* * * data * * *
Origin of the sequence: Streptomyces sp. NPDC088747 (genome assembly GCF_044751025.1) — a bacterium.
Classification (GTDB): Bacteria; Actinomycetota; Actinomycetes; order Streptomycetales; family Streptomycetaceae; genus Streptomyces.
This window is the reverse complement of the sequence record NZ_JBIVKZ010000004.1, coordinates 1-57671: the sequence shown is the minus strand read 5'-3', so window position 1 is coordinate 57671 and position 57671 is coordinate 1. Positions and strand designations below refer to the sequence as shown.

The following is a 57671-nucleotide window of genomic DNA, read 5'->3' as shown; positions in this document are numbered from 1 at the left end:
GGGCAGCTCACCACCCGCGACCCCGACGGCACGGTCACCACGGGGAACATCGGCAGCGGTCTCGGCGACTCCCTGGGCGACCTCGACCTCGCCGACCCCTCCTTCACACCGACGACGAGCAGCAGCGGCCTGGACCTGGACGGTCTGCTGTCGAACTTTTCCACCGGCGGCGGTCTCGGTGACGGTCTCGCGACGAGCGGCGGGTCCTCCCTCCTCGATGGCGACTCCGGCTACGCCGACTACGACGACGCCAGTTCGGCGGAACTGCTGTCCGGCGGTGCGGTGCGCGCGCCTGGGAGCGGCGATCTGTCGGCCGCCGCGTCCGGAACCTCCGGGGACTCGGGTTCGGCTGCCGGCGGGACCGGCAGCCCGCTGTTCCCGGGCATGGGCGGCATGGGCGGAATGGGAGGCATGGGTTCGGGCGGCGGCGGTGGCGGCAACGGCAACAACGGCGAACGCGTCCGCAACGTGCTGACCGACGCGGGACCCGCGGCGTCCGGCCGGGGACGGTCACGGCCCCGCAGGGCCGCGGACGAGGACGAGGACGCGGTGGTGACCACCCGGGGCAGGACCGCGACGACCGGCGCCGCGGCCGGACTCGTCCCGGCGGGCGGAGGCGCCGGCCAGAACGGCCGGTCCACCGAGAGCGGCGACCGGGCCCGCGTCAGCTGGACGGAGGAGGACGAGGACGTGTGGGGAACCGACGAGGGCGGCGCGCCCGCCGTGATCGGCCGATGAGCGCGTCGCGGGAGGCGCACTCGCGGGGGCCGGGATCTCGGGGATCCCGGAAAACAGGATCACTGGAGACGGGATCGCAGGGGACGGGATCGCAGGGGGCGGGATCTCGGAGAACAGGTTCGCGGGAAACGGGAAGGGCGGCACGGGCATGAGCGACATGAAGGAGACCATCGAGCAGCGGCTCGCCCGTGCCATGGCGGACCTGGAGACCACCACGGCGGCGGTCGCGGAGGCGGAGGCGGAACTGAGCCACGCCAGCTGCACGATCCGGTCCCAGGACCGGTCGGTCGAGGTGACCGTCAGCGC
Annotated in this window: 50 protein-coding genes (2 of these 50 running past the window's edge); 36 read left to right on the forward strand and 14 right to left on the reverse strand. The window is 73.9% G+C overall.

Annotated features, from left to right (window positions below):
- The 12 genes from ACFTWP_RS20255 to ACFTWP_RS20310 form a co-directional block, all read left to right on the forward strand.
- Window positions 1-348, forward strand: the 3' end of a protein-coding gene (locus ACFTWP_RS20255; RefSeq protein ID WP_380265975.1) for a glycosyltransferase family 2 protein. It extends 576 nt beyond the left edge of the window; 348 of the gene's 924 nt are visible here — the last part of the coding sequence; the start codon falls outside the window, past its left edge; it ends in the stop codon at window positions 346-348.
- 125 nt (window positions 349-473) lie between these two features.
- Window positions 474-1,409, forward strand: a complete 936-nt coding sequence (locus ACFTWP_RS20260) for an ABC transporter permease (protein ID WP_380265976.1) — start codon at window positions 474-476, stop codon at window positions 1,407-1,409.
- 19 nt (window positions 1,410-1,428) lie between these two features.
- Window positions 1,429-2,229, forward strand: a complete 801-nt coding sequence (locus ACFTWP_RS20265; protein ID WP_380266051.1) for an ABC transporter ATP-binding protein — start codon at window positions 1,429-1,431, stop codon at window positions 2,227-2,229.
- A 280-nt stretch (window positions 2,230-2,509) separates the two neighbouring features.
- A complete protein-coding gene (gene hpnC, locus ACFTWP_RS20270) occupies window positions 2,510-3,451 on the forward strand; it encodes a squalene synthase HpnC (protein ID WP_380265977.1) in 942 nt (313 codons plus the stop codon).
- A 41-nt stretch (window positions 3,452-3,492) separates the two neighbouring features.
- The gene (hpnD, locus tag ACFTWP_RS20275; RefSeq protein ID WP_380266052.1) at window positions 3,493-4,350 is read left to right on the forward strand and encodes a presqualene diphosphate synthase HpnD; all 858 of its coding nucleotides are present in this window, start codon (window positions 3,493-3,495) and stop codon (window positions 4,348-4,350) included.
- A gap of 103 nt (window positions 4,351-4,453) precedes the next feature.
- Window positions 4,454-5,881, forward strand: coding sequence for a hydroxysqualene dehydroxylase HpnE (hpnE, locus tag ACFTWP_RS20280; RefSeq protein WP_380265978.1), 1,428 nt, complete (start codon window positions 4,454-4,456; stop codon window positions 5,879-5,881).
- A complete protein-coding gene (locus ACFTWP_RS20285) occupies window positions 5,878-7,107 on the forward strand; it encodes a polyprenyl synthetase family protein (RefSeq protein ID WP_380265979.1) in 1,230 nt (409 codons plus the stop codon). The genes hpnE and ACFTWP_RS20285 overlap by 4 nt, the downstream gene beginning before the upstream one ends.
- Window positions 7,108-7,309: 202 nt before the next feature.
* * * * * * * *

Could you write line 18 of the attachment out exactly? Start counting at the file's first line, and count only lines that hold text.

- A gap of 103 nt (window positions 4,351-4,453) precedes the next feature.